Islam at issue: anti-Islamic mobilization of the extreme right in Austria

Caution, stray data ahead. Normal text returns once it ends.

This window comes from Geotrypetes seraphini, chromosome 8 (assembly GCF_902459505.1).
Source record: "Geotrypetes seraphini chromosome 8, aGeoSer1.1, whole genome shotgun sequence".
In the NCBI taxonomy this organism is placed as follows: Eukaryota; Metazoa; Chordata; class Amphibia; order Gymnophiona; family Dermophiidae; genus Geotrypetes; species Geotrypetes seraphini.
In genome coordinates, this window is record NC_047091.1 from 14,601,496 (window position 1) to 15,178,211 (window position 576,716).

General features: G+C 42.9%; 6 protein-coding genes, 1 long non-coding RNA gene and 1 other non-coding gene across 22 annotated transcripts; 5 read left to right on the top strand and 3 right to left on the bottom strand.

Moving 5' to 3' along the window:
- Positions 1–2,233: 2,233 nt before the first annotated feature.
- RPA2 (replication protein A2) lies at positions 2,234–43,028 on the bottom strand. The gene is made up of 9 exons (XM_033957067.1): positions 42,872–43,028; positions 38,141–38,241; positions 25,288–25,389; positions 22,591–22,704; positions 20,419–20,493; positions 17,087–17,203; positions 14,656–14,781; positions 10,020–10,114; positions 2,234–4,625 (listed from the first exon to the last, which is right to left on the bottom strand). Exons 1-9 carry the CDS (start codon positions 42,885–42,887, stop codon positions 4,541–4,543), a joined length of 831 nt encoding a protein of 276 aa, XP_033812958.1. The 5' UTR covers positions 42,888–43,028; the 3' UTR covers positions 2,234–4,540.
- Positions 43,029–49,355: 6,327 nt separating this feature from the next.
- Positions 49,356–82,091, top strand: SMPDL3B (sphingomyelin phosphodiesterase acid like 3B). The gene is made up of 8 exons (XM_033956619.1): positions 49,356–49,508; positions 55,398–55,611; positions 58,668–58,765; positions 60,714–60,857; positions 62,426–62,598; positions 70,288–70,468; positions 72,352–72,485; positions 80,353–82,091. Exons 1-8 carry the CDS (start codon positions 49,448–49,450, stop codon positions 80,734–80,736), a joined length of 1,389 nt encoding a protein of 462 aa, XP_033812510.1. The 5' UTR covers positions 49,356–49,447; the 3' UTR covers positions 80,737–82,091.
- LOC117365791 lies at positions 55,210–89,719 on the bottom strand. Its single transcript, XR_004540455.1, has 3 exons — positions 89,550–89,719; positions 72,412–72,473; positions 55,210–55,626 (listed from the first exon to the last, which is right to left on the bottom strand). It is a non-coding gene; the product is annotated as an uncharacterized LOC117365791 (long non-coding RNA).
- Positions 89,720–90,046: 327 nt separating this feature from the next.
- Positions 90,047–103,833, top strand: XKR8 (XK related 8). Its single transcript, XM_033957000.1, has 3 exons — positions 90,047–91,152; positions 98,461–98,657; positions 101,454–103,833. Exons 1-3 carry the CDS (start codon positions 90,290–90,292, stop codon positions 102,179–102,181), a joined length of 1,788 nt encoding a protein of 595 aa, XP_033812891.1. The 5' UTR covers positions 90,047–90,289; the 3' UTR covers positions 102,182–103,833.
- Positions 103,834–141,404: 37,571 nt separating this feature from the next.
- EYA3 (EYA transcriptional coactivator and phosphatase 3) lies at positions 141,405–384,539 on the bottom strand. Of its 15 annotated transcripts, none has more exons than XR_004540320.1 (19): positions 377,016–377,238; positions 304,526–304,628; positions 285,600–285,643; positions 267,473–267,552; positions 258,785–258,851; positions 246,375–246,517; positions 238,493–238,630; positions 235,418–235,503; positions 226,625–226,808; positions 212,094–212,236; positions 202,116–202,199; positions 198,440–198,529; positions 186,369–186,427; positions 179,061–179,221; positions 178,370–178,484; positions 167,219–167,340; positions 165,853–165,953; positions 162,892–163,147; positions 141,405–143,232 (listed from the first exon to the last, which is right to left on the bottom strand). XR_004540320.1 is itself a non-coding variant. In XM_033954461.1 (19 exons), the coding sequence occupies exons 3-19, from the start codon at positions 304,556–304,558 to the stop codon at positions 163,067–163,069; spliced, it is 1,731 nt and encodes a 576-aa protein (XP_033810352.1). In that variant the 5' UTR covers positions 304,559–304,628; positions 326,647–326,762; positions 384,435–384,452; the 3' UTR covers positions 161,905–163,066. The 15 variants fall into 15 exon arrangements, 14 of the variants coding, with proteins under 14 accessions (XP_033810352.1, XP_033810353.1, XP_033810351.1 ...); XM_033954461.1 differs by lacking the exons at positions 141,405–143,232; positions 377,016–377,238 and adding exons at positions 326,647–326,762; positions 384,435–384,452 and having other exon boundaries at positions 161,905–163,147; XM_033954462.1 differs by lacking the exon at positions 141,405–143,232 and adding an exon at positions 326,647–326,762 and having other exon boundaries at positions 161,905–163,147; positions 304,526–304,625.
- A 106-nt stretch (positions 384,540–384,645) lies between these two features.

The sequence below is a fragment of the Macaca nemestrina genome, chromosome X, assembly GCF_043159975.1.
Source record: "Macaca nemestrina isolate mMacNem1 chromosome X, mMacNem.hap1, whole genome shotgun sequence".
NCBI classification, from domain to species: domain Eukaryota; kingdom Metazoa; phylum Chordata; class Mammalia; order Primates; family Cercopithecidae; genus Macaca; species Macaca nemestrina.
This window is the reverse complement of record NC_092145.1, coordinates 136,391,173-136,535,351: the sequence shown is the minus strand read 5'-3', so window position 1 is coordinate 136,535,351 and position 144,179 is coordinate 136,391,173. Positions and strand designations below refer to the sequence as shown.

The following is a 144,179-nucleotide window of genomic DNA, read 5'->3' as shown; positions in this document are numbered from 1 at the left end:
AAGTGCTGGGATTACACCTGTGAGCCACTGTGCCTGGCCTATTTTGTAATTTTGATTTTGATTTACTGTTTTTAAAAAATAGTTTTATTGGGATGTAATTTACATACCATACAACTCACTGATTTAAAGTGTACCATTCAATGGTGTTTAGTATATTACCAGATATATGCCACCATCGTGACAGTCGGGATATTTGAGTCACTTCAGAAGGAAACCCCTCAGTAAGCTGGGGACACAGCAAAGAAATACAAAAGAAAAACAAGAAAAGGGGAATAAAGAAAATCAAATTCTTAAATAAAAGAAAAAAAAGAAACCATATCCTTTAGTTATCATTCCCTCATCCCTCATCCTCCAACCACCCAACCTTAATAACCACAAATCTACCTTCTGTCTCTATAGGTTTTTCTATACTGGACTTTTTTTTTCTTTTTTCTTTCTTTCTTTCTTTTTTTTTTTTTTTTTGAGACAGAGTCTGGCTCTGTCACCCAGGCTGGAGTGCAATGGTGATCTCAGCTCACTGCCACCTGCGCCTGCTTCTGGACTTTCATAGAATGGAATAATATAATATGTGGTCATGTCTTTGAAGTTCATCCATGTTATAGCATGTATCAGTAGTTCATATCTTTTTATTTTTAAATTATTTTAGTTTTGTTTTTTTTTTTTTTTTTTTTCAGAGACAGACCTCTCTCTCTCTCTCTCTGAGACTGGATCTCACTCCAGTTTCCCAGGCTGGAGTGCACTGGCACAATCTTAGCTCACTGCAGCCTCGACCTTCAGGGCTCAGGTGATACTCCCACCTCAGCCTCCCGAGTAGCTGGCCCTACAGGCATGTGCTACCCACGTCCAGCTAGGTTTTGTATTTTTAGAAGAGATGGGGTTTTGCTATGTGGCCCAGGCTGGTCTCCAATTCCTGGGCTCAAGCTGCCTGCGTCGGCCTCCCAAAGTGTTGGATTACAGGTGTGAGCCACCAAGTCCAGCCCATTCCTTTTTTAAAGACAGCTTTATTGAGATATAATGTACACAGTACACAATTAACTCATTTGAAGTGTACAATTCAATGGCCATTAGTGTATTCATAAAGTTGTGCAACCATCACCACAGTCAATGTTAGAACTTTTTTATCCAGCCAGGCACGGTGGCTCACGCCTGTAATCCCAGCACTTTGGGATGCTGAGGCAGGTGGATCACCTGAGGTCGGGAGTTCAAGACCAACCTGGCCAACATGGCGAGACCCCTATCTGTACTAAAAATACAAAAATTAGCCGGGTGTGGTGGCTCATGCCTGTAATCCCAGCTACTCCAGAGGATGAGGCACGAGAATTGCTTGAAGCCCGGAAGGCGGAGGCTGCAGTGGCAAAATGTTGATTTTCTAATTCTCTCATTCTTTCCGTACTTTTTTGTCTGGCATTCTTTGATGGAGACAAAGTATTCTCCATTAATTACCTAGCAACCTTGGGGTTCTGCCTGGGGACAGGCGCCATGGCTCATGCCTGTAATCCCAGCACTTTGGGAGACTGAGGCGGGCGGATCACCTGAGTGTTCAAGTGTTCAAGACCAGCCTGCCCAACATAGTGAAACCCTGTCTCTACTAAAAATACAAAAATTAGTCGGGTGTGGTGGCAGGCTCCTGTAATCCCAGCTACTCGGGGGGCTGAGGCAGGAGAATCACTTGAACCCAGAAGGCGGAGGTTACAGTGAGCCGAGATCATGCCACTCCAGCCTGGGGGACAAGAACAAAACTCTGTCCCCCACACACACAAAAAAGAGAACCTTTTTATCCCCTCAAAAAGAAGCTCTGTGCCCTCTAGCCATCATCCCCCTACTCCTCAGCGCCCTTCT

Since the 1990s, taking issue with Muslim immigrants in a fear-laden way and constructing Islam as a threat to European and national communities has become one of the core mobilizing themes for right-extremist parties in Europe (Mudde 2007: 85-6; Zúquete 2008). Most prominently, after the terrorist attacks in New York 2001, a widespread tendency in the discursive anti-immigration strategies of extreme-right parties has emerged in addition to the trope of the undesired ‘foreign other’: the element of ‘the alien Muslim’. Across Europe, extreme-right parties are denouncing Muslims as a minority lacking the willingness to integrate or, even worse, Muslims are being portrayed as a homogeneous group that cannot be inte - grated into a given national society owing to distinct ethnic, religious or tradi - tional lifestyles. Thus, Muslims are constructed, either way, as a threat to liberal values, European heritage, social cohesion and the cultural integrity of a nation (Bunzl 2007; Mudde 2007; Van der Brug and Fennema 2003).